Hyundai-owned Boston Dynamics has released new videos featuring the Atlas biped robot. The first quick video features Atlas Robots showing off a gymnastics routine. The robots flip and jump.
However, the second video clip provides an extraordinarily transparent assessment of Atlas’ capabilities. The company’s engineers explain what goes into creating these routines.
The robotics company previously demonstrated how robotic dogs can descend stairs and open doors. Some police departments have started using robot dogs, called Spot, to help with patrols.
Atlas, which the company has dubbed the world’s most dynamic robot, showed in an earlier video how the robot can trot and jump over tree trunks.
As the company has said before, Atlas is essentially a research project and a cutting-edge machine that helps the company’s engineers develop better control and awareness systems.
On a practical level, it’s a platform for us to do research and development,” says Benjamin Stevens, head of control at Atlas. This research includes gymnastics and parkour routines. It is the sport of navigating through obstacles, jumping, and running across uneven platforms.
However, some robotics scientists have criticized the company for misleading people about the capabilities of its devices. Her videos are impressive. But these displays are well thought out with coordinated actions that require a lot of modification.
As Stevens explains in a behind-the-scenes video: Robots don’t always accomplish their skills on the first try. The robot does not decide to do parkour. This is a kind of designed routine, like parkour videos. Where the athlete has practiced these movements dozens or hundreds of times to reach this high level.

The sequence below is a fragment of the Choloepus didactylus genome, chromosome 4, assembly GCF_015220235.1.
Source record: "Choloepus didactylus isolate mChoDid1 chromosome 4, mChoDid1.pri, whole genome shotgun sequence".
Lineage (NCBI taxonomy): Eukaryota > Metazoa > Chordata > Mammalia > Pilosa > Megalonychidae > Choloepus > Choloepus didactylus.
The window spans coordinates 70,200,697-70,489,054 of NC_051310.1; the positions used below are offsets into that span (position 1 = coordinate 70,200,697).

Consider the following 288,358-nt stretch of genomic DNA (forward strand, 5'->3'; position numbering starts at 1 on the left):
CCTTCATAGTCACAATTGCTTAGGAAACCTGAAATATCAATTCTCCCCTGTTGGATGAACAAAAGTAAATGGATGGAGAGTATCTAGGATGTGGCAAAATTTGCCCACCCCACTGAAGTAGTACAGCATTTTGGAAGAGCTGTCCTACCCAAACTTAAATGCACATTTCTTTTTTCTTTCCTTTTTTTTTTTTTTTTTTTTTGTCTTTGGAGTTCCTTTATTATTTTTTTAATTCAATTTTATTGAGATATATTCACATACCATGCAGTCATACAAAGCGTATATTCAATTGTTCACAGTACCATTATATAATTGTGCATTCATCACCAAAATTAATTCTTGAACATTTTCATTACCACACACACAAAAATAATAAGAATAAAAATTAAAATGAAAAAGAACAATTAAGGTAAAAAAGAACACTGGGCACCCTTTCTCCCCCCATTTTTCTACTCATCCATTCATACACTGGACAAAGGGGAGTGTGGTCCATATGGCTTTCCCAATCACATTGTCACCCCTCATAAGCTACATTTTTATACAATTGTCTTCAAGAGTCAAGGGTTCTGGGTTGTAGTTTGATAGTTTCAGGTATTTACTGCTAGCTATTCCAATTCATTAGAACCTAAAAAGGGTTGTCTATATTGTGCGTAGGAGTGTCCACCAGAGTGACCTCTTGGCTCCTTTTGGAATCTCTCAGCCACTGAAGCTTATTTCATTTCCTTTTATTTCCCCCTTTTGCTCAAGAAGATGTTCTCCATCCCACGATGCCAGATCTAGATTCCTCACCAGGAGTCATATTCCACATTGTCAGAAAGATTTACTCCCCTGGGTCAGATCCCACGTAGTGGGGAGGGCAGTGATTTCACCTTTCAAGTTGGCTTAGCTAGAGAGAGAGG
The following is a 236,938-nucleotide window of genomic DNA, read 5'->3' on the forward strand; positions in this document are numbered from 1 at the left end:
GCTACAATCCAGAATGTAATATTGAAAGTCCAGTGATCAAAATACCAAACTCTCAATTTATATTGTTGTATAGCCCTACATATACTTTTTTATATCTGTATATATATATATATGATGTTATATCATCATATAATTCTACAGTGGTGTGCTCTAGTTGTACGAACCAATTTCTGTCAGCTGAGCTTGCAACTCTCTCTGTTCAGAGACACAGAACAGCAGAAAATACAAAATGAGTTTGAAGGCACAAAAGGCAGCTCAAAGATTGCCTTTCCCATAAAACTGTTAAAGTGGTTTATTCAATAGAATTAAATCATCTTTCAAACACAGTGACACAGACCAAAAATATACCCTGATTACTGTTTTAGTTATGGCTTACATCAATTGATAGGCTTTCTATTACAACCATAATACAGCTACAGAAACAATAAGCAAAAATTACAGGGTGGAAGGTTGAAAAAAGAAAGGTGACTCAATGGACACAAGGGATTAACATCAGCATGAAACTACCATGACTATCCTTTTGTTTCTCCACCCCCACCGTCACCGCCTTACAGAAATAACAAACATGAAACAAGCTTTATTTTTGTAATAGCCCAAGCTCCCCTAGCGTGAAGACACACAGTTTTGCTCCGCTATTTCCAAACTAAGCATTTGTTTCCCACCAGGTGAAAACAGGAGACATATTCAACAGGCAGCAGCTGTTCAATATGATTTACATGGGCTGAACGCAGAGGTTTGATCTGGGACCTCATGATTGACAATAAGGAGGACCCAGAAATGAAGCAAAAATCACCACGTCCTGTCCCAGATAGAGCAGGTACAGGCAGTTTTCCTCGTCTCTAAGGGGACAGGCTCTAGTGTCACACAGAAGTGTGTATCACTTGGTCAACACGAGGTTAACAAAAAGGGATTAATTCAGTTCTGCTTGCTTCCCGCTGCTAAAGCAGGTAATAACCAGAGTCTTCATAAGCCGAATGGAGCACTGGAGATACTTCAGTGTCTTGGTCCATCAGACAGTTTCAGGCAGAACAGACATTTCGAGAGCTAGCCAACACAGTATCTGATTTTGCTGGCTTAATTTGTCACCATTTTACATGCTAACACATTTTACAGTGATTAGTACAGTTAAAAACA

In an accompanying blog post, the company’s engineers provide more details about how the robot has changed over the years. They observed that the robot was essentially blind in previous experiments and repeated movements that worked as long as its environment did not change.
But now it relies more on its own perception of navigation, which means it’s less pre-programmed than before.
Boston Dynamics robots can jump better than you
As stated in the post: In this iteration of parkour, the robot adapts behaviors based on what it sees. This means that engineers do not need to pre-program jumping motions for all possible platforms and gaps that a robot may encounter.
This routine took months of development, according to the company, and served as a useful test of the bots’ ability to maintain their balance while switching behaviors and coordinating actions.
As with other recent tests, Atlas now uses visual elements to adapt its movement to the course.
The company has yet to improve on movements that are limited by the nature of the robots themselves, such as the lack of a spine and relatively weak arm joints.
Additionally, the company envisions this parkour practice leading to futuristic assistive robots that can handle a variety of tasks with human-like prowess.